The capital earnings valuation is one of the approaches (the other one is the Discounted Cash Flow Valuation) of the income approach method. It is computed by dividing the economic benefit of the business by the capitalization rate. And most companies use the earnings as the expected financial benefit. The capitalization rate depends on the industry and the specific risk profile of a company in light of market alternatives.
How Does it Work?
There are two main components in computing for the capitalized earnings valuation: Earnings and Capitalization Rate.
- Using the earnings projection as the basis for analysis can give erroneous results if the earnings are not as projected. Unfavorable circumstances can also happen that might make a difference to the expected outcome, which means lower income for the business.
- Capitalization Rate. The computed capitalization rate must genuinely reflect the business condition. Using average earnings as the basis in computing for the rate would mitigate the unusual changes that might occur.
When to Use?
Capitalized earnings valuation considers a normalized income stream in the calculation evaluation. This method is used by companies that have relatively stable margins and growth, which are mature and established businesses. As the company is commonly valued based on the current and future income cash streams, this method is quite the right approach preferred by the investors.
- Real Estate. It works well, e.g., for rented properties in real estate.
- Terminal Value. It is widely used to estimate terminal value since you only have to identify the expected income of the last projected year and the exit capitalization rate.
- The courts usually utilized the capitalized earnings for litigation since it is easy to understand and applied.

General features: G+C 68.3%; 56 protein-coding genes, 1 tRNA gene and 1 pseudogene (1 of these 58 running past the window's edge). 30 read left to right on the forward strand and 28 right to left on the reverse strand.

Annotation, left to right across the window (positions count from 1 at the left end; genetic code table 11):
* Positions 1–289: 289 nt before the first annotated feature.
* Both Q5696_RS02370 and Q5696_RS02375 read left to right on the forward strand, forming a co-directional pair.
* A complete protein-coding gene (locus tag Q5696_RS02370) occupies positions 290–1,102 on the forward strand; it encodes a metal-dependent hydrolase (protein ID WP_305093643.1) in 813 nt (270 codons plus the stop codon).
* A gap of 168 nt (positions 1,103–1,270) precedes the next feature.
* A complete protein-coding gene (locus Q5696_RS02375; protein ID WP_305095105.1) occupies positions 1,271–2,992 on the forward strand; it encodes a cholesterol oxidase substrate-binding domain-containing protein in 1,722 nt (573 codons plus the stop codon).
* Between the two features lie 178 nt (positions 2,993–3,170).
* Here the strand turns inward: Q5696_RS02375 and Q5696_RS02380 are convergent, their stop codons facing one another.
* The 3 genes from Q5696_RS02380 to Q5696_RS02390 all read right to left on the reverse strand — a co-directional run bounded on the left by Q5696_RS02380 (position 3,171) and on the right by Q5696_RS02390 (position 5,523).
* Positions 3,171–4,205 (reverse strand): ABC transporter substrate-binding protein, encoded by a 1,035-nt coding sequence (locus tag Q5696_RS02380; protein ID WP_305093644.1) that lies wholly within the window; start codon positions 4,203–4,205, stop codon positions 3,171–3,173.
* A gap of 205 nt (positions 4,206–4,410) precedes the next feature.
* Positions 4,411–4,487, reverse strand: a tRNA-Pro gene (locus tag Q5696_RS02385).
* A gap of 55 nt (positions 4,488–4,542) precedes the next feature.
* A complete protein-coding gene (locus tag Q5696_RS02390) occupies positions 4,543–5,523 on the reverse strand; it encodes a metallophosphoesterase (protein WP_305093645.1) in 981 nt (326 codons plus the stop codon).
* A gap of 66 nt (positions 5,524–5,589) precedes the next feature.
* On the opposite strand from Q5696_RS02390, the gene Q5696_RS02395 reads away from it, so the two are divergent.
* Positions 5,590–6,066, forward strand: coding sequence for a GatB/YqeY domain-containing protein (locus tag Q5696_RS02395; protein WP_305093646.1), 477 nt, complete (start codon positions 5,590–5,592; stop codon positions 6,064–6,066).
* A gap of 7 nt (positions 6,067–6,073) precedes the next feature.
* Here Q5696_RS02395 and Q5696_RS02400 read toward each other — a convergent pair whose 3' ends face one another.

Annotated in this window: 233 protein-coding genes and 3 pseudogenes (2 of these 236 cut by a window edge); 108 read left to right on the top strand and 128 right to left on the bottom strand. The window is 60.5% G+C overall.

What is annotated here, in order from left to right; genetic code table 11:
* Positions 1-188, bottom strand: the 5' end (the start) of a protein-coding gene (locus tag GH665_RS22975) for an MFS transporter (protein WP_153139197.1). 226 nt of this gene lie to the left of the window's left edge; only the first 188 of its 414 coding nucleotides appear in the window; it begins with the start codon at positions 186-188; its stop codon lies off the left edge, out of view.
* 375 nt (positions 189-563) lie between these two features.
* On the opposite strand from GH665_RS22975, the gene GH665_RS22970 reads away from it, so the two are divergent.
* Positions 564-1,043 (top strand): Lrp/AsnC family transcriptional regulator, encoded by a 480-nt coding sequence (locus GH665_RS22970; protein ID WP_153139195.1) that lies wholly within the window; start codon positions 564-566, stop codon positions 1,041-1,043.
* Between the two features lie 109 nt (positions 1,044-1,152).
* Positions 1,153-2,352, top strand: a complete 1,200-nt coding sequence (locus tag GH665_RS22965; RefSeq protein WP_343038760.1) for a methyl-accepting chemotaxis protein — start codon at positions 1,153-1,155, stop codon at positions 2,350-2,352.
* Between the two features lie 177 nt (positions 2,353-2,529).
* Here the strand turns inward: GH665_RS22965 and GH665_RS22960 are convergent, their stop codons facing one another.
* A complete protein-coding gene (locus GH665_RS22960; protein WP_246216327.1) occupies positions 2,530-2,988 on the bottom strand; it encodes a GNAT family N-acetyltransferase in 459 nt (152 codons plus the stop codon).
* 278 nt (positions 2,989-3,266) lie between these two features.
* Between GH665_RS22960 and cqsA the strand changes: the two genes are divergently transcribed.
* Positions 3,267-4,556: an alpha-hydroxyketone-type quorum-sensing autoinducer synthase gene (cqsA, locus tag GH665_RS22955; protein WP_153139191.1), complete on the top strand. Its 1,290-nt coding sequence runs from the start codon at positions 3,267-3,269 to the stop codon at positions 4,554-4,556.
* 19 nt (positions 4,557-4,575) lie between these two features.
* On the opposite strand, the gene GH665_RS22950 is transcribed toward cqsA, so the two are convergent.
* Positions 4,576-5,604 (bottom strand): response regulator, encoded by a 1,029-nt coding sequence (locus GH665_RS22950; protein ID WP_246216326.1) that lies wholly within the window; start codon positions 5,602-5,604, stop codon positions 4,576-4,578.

- Tax Valuation. Since the formula for capitalized earnings is straightforward, tax computed with ease based on the net income before tax.
Capitalized Earnings Valuation vs. Other Valuation Methods
Let us compare the capitalized earnings to other valuation methods: Discounted Cash Flow Approach, Market Approach, and Asset Valuation.
Capitalized Earnings Valuation vs. the Discounted Cash Flow (DCF) Approach
DCF: Uses Free Cash Flows as the basis for valuation
- Deducts CAPEX, NWC investments
- Uses several years to forecast, typically five years
- Complicated to explain
Capitalized Earnings: Uses earnings as the basis for valuation
- You can manipulate depreciation
- Only considers one normalized year
- Easier to explain
Capital Earnings Valuation vs. Market Approach
The latter considers the value investors willing to pay for a related company. The capitalization valuation might be different from what the sellers are willing to pay for the business.
Capital Earnings Valuation vs. Asset Valuation
Capital earnings valuation does not consider the assets and liabilities of the company. Capital-intensive companies such as real estate and manufacturing may have a disadvantage since the value of their assets is not admitted into the valuation. Companies that have invested heavily in their physical assets may tend to have lower estimates compared to businesses with fewer assets to operate. Also, not being able to account for the company’s liabilities in the valuation would mean that the corresponding result was not able to allocate its earnings in its debt repayment, which would be crucial if the valued company has a sizable amount of debt.
Conclusion: Advantages and Disadvantages of Capitalized Earnings Valuation
After evaluating how capitalized earnings works, its use, and comparisons with other business valuations methods, we are now down to the pros and cons of capitalized earnings. Let’s discuss these below.
- Quick to do
- Simple to use
- Easy to understand
- Not complicated to explain
- Takes into account the future expected earnings which most investors look at
- The capital earnings method can be disadvantageous if the business is only operating for a few years since there are not enough data points
- The formula can only give valuable results if there is enough information to use
- Does not take into account CAPEX
- Does not take into account Net Working Capital Investments
Though disadvantages are highlighted in this article, capital earnings valuation is one of the most used tools for business valuation. It is just a presentation of risks that you might encounter if you opt to use the capital earnings valuation. Also, a diligent and smart investor would not just rely on one valuation approach in scrutinizing the company value, instead of looking at the results of different valuation methods. Please refer to the various financial model templates of eFinancialModels to learn more about the different ways in business valuation.
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